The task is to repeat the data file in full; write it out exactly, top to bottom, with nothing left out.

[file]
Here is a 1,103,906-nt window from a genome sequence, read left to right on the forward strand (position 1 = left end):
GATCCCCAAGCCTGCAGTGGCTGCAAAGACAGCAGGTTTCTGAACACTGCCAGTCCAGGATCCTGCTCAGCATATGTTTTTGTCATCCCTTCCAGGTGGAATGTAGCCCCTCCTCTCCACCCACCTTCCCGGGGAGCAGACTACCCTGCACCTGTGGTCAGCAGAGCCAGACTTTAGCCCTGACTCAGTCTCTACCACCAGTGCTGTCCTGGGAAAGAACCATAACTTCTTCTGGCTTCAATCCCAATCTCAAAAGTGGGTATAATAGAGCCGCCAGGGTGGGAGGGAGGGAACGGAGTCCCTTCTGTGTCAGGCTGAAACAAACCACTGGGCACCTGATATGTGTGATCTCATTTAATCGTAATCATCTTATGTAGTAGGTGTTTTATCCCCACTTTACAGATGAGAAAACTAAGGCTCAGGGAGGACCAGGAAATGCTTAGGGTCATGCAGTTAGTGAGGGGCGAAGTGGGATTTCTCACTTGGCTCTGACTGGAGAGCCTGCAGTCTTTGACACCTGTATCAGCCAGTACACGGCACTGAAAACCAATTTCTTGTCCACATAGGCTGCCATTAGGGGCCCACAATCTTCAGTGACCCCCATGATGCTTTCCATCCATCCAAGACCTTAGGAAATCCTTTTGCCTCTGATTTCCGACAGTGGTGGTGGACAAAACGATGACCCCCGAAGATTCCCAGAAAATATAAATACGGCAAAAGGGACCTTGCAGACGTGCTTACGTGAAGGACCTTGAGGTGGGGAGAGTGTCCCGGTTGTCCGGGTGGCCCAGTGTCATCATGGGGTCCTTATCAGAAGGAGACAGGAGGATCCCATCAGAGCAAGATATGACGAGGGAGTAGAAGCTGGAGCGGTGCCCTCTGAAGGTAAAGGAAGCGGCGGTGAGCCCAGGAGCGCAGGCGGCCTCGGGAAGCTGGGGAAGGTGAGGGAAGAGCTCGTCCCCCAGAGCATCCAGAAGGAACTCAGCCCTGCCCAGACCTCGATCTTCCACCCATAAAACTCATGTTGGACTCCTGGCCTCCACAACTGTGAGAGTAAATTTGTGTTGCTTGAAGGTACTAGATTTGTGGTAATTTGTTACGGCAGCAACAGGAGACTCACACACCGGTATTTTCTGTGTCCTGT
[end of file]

Here is a 1,103,906-nt window from a genome sequence, read left to right on the forward strand (position 1 = left end):
GATCCCCAAGCCTGCAGTGGCTGCAAAGACAGCAGGTTTCTGAACACTGCCAGTCCAGGATCCTGCTCAGCATATGTTTTTGTCATCCCTTCCAGGTGGAATGTAGCCCCTCCTCTCCACCCACCTTCCCGGGGAGCAGACTACCCTGCACCTGTGGTCAGCAGAGCCAGACTTTAGCCCTGACTCAGTCTCTACCACCAGTGCTGTCCTGGGAAAGAACCATAACTTCTTCTGGCTTCAATCCCAATCTCAAAAGTGGGTATAATAGAGCCGCCAGGGTGGGAGGGAGGGAACGGAGTCCCTTCTGTGTCAGGCTGAAACAAACCACTGGGCACCTGATATGTGTGATCTCATTTAATCGTAATCATCTTATGTAGTAGGTGTTTTATCCCCACTTTACAGATGAGAAAACTAAGGCTCAGGGAGGACCAGGAAATGCTTAGGGTCATGCAGTTAGTGAGGGGCGAAGTGGGATTTCTCACTTGGCTCTGACTGGAGAGCCTGCAGTCTTTGACACCTGTATCAGCCAGTACACGGCACTGAAAACCAATTTCTTGTCCACATAGGCTGCCATTAGGGGCCCACAATCTTCAGTGACCCCCATGATGCTTTCCATCCATCCAAGACCTTAGGAAATCCTTTTGCCTCTGATTTCCGACAGTGGTGGTGGACAAAACGATGACCCCCGAAGATTCCCAGAAAATATAAATACGGCAAAAGGGACCTTGCAGACGTGCTTACGTGAAGGACCTTGAGGTGGGGAGAGTGTCCCGGTTGTCCGGGTGGCCCAGTGTCATCATGGGGTCCTTATCAGAAGGAGACAGGAGGATCCCATCAGAGCAAGATATGACGAGGGAGTAGAAGCTGGAGCGGTGCCCTCTGAAGGTAAAGGAAGCGGCGGTGAGCCCAGGAGCGCAGGCGGCCTCGGGAAGCTGGGGAAGGTGAGGGAAGAGCTCGTCCCCCAGAGCATCCAGAAGGAACTCAGCCCTGCCCAGACCTCGATCTTCCACCCATAAAACTCATGTTGGACTCCTGGCCTCCACAACTGTGAGAGTAAATTTGTGTTGCTTGAAGGTACTAGATTTGTGGTAATTTGTTACGGCAGCAACAGGAGACTCACACACCGGTATTTTCTGTGTCCTGT